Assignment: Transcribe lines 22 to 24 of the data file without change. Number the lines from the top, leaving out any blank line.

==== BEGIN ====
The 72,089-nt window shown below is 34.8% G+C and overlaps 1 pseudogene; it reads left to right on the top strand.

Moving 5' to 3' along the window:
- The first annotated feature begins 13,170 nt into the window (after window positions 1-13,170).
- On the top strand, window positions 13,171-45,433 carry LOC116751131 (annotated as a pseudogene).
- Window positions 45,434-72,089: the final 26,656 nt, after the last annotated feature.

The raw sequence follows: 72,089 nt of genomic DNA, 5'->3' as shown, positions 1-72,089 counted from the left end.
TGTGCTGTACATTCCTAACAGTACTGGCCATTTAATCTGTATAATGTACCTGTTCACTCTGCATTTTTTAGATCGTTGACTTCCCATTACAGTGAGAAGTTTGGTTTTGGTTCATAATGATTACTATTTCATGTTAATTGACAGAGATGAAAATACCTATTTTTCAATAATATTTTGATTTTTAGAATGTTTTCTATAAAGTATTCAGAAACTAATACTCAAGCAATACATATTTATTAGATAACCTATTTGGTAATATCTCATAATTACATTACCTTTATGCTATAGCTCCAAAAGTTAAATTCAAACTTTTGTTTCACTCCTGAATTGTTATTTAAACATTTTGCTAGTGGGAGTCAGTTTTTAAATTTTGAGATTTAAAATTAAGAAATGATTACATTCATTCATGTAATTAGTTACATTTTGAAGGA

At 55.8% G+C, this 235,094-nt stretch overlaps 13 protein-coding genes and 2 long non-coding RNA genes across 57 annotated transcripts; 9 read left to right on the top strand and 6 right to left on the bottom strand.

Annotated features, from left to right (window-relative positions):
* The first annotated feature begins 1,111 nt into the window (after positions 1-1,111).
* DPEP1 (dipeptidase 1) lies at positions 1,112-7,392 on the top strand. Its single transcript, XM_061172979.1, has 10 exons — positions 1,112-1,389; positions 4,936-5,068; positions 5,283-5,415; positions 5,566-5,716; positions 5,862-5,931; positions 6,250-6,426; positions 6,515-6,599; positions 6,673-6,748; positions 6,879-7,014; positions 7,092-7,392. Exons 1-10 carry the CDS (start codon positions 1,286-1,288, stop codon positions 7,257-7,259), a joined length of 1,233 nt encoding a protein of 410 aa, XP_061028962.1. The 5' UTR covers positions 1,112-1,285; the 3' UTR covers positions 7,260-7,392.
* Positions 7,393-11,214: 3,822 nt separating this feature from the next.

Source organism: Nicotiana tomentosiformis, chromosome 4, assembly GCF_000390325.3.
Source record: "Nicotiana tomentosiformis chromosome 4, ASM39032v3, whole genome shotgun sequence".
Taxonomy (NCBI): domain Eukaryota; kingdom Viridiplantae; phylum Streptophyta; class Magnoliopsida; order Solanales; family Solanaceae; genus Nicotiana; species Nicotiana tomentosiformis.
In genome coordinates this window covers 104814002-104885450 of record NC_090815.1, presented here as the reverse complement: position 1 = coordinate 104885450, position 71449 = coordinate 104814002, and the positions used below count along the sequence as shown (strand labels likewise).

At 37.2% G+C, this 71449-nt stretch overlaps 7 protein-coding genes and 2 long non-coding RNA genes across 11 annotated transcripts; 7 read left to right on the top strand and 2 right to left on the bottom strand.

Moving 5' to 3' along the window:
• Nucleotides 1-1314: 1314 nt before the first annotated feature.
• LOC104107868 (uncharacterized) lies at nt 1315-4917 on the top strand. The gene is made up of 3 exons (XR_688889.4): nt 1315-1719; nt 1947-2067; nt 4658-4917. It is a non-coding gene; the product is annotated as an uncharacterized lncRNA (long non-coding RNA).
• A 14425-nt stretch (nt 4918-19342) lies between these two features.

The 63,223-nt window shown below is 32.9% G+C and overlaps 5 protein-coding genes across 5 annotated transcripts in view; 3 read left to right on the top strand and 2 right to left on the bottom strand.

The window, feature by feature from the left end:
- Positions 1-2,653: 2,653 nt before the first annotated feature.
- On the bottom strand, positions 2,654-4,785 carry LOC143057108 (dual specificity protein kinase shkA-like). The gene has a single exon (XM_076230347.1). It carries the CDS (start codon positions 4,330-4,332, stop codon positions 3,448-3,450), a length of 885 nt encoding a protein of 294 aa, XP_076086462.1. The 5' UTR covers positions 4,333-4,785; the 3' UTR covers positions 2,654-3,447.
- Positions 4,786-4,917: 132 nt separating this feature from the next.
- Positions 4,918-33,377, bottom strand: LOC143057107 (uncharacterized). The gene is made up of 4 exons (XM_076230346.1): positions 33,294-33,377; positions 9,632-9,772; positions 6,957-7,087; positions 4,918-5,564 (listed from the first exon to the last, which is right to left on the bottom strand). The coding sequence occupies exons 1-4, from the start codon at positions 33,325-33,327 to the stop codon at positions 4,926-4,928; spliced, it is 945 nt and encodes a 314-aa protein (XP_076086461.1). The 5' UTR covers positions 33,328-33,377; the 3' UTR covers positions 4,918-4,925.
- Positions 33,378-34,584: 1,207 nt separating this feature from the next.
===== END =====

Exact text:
The 63,223-nt window shown below is 32.9% G+C and overlaps 5 protein-coding genes across 5 annotated transcripts in view; 3 read left to right on the top strand and 2 right to left on the bottom strand.

The window, feature by feature from the left end:
- Positions 1-2,653: 2,653 nt before the first annotated feature.